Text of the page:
back to article AMD draws x64 battle lines with 'Magny-Cours'

With AMD's launch of its "Magny-Cours" Opteron 6100 processors today, another battalion in the x64 War of 2010 is moving into position, opposite the field from Intel's "Westmere-EP" Xeon 5600s. Tomorrow, Intel will roll out its big-gun "Nehalem-EX" Xeon 7500s, and in the second quarter, AMD will move its entry "Lisbon" Opteron …

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Huh?

"...and eight of the four sockets in the box ..."

8? Out of 4? Really? Damn, I wish my English teacher had marked my assignments like that.

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I wonder...

How long will it take AMD to get its desktop variants of these bad boys out the door? hopefully not too long,,,

I'm looking forward to building my next server based on the opteron 6100's. The most recent server i built, for a client, was built using 2x opteron 2178 quad cores on a supermicro RS5690 board. i was rather impressed.

i also wouldn't mind seeing a 6 core mobile monster hit the streets, i would be lining up money in hand to get one.

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Transistor count

1.81 million? 1.81 billion perhaps....

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Minor Correction

... could talk directly to its immediate neighbors in a four-socket machine, but to reach its fourth partner in a machine ...

Shouldn't that be third partner?

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The real comparison will be to Westmere

I wonder how a six-core, twelve thread Westmere at a similar price and/or TDP will compare to a native 12-core Magny Cours.

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Looks good, actually.

If you look at SPEC Int, a 6172 (not top bin) against an X5680 (top bin) looks like this:

AMD

Performance: 386

Price: $1165

Power: 80W ACP

Intel

Performance: 381

Price: $1663

Power: 130W TDP

ACP and TDP are not direct comparisons. In the SPEC Power benchmark, at the wall at full utilization, a 95W TDP Intel X5570 was drawing more power than an 80W ACP AMD Opteron 6174. So I have to assume that the 130W TDP is over the 95W TDP.

For floating point, the performance delta was ~20% higher for AMD. This particular comparison, however, does not show the full performance, we went with a lower bin to show the value that customers will get. People are more concerned with the power and price than raw performance. This is borne out by the fact that only ~3-5% of the market buys top bin processors. 95-97% are looking for price/performance or perforance/watt.

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I wonder how fast

an 12-core 6100 AMD cpu would be? 12 cores are 50% more than 8 cores. In best case, a four socket 12-core machine would yield 50% higher performance, i.e. almost 900 spec_int 2006 which is quite respectable.

Although I doubt 12-core scale linearly better than 8-core, it will not be able to hit 900 specint, but maybe 800? It would be way cool if you could overclock the AMD magny cour with 1-2GHz using water cooling. That would give another 50% performance increase, i.e. 1300 spec_int on a 4-socket machine.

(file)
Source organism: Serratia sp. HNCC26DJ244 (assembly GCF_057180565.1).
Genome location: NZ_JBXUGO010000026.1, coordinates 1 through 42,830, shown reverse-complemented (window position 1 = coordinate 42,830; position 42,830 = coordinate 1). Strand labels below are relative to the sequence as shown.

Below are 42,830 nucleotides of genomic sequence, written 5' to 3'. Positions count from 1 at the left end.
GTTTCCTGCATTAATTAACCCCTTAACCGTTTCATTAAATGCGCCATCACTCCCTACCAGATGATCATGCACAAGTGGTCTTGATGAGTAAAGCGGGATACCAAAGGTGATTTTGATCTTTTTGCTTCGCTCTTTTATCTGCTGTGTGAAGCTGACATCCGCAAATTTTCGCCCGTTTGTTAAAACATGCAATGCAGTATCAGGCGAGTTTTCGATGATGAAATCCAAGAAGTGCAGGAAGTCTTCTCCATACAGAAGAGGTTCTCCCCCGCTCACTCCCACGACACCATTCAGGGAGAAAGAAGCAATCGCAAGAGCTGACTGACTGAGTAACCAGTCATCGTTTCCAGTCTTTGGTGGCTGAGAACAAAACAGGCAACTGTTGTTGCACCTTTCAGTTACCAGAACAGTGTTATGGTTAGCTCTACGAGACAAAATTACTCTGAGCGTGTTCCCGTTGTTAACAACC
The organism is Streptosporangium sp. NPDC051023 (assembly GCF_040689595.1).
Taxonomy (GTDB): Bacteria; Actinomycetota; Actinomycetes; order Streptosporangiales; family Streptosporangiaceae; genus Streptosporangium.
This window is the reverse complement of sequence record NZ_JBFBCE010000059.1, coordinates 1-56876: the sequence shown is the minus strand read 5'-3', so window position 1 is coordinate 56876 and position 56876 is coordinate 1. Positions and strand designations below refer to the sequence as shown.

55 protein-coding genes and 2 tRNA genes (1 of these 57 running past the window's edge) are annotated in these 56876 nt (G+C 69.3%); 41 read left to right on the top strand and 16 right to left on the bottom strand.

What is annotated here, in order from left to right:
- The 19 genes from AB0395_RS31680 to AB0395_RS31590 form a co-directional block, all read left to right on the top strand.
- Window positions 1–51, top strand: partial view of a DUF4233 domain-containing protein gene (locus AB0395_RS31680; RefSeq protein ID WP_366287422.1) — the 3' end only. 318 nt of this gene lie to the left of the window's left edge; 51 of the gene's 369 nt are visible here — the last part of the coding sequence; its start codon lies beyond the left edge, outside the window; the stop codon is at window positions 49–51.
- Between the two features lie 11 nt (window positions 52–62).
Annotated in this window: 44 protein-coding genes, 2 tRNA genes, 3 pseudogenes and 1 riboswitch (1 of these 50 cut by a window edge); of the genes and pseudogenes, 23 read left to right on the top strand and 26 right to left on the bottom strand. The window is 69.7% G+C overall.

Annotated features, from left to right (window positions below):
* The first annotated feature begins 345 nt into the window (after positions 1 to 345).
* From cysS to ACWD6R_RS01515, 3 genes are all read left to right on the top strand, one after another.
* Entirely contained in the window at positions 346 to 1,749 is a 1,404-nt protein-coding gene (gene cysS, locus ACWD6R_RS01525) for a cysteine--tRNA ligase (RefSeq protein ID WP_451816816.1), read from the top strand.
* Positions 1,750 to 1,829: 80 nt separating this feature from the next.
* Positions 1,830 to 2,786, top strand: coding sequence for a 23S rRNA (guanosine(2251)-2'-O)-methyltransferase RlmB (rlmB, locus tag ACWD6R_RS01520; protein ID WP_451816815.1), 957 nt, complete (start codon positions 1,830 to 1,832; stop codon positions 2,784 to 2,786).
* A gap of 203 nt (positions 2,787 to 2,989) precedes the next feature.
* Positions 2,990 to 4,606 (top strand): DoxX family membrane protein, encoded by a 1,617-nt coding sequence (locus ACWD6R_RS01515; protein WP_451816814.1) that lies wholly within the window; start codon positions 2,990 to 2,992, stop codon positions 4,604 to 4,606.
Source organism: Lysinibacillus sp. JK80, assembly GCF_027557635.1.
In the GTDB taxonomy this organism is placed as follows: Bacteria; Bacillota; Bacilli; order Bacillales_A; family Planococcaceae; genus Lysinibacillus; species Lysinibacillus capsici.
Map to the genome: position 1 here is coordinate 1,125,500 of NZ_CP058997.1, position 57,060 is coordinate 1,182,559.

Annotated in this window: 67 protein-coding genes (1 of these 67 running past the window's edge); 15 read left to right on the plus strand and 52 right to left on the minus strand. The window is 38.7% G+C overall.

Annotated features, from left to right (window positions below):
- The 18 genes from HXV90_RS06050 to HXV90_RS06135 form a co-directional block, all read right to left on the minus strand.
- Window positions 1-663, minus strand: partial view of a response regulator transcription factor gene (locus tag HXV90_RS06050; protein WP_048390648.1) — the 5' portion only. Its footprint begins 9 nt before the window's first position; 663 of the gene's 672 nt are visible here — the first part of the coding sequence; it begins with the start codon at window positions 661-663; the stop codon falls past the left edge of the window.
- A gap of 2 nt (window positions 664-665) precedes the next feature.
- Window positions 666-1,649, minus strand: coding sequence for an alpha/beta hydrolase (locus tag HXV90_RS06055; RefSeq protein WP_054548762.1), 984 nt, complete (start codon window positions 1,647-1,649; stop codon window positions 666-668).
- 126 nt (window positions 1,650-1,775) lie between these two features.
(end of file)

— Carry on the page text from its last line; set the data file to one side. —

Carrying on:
"A reference AMD platform with four sockets using the eight-core 6136 processors running at 2.4 GHz is rated at an estimated 574 on the integer test and an estimated 514 on the floating point test. With 128 GB of memory, that four-socket reference server is expected to cost just under $3,000. "

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Rule of thumb

A rule of thumb that I use is the "2.5" rule - "double the specs to get a 50% improvement". YMMV

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WTF?

Anyone remember ...

when AMD bagged on the idea of banging procs together on one chip?

Guess it wasn't such a bad idea after all ... :D

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Title!

"""Anyone remember when AMD bagged on the idea of banging procs together on one chip?"""

Yup. AMD is slowly catching up with Intel in the "number of things we've changed our mind about" rankings. I seem to remember Intel saying they would never do any of these things: Multi-core chips, x64 chips, name a CPU by anything other than it's clock speed, on-chip memory controller, get rid of the FSB. And to be fair, the multi-die chip is a lot better idea when both dies aren't trying to share a single FSB, which was already a bottleneck for a single cpu.

Wonder what Intel will show us tomorrow...

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MCM was OK, implementation was not.

We never said MCM was bad, we said "unconnected MCM" was bad. That creates off-package traffic that should stay on package between the two dies. Somehow the press mainly picked up "MCM is bad" and the rest of the story wasn't told.

Intel proved us right by dropping that design.

Now, the bigger questions is while all of that was happening, Paul Otellini was backing the strategy as a good idea, claiming better yield and manufacturability (2 claims that we acknowledged.) So, are they going to back down from that now?

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